Kristen Lamb lists the seven deadly sins of prologues.

Chris Winkle lists six ways to add emotion to your writing. Then, Oren Ashkenazi hosts a head-to-head-to-head ANTS showdown between Hawkeye, Moon Knight, and Ms. Marvel. Mythcreants

How to figure out what’s wrong with your story. Reedsy

Guy Kawasaki interviews Elizabeth Gruner about the Zen of writing, reading, and learning. The Remarkable People Podcast

Cait Gordon: the ableism and privilege behind “You must write every day.”

Rebecca Jennings says, in The Rings of Power, it’s not horrifying to be a woman. Vox

Alexi Duggins reports that The Rings of Power stars speak out against racist “threats, harassment, and abuse.” The Guardian

And that was tipsday.

Thanks for taking the time to visit, and I hope you found something to support your current work(s) in progress.

Until Thursday, keep staying safe and well, my writerly friends!

Tipsday: Informal writerly learnings, July 24-30, 2022

Welcome to August! The dog days are here, and so is this week’s batch of informal writerly learnings 🙂

Kim Bullock offers some productivity lessons from a simpler time: praise, criticism, and self-reflection. Then, Elizabeth Huergo shares readings for writers: on writing (and revising) well. Kelsey Allagood is diagnosing writer’s block: symptoms, remedies, and prevention. Then, Julia Whelan hosts a deathmatch between first and second novels. Porter Anderson: just artificial, not intelligence. Writer Unboxed

The surprising origins of vampires (w/ Dr. Emily Zarka of Monstum). PBS Origins

K.M. Weiland explains how to structure a novel with multiple main characters. Helping Writers Become Authors

What is a masterwork? Definition and examples in books and film. Story Grid

Are bilinguals smarter? Otherwords | PBS Storied

Michelle Barker tackles the dreaded synopsis. Then, Dr. Natalie Dale shares three medical mistakes to avoid in your story. Writers Helping Writers

Kris Maze suggests you research your novel on a rambling road trip. Then, Lisa Hall-Wilson explains why first person POV is NOT deep POV. Shirley Jump wants you to use impossible choices to empower your conflict. Writers in the Storm

How the “manipulative victim” trope hurts female presenting people everywhere. The Take

Nathan Bransford says, don’t build your scenes around the information you think you need to impart.

E.J. Wenstrom shares lessons learned from joining a new social media network. Then, Sara Farmer lists her favourite mystery games. Later in the week, Erin La Rosa shares five ways to market your book as a debut author. DIY MFA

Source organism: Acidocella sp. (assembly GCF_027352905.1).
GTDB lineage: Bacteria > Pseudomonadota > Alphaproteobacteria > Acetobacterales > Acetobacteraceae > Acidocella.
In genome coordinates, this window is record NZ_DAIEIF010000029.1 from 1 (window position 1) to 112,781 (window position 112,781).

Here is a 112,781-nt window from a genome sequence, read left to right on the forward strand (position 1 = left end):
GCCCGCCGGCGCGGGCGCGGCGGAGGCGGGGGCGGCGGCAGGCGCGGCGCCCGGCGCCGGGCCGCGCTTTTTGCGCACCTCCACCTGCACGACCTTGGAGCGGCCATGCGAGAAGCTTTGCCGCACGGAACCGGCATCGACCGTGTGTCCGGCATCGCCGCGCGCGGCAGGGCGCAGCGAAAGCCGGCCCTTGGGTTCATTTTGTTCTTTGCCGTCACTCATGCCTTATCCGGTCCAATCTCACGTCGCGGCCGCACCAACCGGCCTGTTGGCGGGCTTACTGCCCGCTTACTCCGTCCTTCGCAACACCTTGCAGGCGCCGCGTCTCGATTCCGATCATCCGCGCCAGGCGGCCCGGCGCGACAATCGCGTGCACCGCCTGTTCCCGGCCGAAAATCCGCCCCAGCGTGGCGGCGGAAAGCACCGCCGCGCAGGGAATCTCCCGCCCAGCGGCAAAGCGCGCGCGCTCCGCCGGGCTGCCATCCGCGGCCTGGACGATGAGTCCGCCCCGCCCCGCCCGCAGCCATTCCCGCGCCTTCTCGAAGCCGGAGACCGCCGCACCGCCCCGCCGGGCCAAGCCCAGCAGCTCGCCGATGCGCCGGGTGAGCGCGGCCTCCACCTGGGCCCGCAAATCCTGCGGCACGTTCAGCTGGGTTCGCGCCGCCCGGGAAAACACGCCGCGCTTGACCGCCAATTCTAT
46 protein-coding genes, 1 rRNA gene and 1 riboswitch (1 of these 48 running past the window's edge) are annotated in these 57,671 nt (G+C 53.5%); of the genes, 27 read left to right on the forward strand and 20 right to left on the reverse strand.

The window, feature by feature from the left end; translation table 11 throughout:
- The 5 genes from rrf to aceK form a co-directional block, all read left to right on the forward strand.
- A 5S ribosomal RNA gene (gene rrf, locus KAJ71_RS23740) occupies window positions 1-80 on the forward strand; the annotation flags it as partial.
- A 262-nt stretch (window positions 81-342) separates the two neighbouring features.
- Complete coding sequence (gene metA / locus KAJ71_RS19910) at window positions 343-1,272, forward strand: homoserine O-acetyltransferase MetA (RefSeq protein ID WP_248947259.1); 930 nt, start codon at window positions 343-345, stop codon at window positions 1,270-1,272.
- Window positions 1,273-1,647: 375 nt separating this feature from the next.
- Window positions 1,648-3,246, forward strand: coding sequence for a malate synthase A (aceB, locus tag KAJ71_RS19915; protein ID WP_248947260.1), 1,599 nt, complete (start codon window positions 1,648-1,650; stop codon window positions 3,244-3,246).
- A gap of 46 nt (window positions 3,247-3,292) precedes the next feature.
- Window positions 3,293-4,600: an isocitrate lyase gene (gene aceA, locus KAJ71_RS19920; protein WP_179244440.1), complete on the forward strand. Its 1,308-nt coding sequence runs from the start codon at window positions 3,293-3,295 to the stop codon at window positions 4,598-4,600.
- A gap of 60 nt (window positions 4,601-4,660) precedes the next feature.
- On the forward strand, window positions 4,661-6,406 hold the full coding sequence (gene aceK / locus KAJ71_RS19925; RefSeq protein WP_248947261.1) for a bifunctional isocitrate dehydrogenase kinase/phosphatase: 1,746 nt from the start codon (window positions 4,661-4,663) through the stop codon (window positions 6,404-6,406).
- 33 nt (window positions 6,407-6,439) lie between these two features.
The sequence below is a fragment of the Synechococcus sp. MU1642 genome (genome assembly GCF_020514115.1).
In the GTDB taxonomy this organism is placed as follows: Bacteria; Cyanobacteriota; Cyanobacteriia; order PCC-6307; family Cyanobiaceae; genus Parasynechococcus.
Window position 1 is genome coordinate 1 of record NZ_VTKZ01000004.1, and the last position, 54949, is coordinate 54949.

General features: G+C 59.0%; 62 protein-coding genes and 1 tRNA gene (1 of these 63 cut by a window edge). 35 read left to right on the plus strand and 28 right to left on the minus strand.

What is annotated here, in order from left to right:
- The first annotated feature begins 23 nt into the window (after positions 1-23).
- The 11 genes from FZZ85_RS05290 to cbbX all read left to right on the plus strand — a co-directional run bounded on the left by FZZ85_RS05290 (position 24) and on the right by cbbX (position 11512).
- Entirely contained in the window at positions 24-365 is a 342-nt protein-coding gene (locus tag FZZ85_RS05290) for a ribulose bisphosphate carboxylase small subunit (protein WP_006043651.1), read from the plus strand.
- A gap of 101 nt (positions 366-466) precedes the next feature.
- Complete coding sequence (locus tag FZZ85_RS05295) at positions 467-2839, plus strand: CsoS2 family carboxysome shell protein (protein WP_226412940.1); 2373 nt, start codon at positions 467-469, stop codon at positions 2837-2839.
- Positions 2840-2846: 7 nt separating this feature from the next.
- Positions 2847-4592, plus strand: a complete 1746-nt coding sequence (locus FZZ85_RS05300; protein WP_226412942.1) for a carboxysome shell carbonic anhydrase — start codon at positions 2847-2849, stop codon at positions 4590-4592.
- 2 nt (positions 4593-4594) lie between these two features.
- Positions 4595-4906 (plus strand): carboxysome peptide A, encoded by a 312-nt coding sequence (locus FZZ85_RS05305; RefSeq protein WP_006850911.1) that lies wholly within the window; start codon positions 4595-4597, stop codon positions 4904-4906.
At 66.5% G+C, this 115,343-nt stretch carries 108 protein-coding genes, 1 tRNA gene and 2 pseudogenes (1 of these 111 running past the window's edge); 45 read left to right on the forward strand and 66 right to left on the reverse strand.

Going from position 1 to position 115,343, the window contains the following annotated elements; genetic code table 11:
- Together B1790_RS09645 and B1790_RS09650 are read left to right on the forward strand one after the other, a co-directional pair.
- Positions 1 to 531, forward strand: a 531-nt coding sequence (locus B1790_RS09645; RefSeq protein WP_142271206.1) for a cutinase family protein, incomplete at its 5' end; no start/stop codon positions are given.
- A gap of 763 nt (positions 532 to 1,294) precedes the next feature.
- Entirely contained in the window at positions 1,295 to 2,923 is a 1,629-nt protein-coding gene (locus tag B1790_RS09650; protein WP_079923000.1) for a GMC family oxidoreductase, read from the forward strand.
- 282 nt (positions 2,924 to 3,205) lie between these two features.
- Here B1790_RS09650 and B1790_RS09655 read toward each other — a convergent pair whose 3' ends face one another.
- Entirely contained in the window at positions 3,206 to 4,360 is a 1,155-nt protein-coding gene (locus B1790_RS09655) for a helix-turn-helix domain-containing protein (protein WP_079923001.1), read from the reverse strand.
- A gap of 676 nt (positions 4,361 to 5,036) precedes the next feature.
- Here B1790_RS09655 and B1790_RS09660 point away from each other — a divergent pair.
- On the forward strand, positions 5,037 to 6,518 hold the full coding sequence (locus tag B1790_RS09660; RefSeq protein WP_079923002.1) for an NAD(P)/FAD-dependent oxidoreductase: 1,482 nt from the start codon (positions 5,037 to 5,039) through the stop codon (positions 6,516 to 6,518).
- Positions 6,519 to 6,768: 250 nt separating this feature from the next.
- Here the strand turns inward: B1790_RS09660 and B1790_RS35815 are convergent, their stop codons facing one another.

On world building death. Hello, Future Me

Wendy Sparrow explains how to make your editing process more efficient. Jami Gold

Sharon Oard Warner shows you how to move between scenes with summary and spacers. Jane Friedman

Tiffany Yates Martin says failure IS an option. Fox Print Editorial

Seven ways to outline your novel. Reedsy

Chris Winkle says a character goal isn’t a story, but it’s close. Then, Oren Ashkenazi (tongue firmly in cheek) lists six more ways to make your writing cinematic. Mythcreants

Livia Gershon: who made that word, and why? JSTOR Daily

Brian Attebery lists his top ten 21st-century fantasy novels. The Guardian

Thanks for spending some time with me! I hope you found something to support your current work in progress.

Until Thursday, keep staying safe and well, my writerly friends!

Tipsday: Informal writerly learnings, April 17-23, 2022

Happy Tuesday! You survived Monday 🙂 Reward yourself with some informal writerly learnings.

Sara Farmer enters the not-so-elementary university of Sherlock Holmes, part 1. Then, LA Bourgeois wants you to acknowledge your limitations and set your stage for success. Gabriela Pereira interviews GG Kellner about using history to speculate the future and change the present. Then, F.E. Choe helps you create your own writing space at home. Gracie Bialecki bemoans the double-edged sword of deadlines. Finally, Ashley Christiano lists five ways astrology can help you write your novel. DIY MFA

Jill Bearup says choreography doesn’t matter.

Jan O’Hara: and the Oscar for best reality show script goes to Will Smith (or, writerly takeaways from the infamous slap). Dave King is in search of faith and goodness. Then, Barbara Linn Probst considers time: backstory, flashback, and chronology. Natalie Hart wonders what if you gave up? Writer Unboxed

K.M. Weiland outlines the six challenges of writing a second novel. Helping Writers Become Authors

Shaelin shares 11 writing exercises to help break writer’s block. Reedsy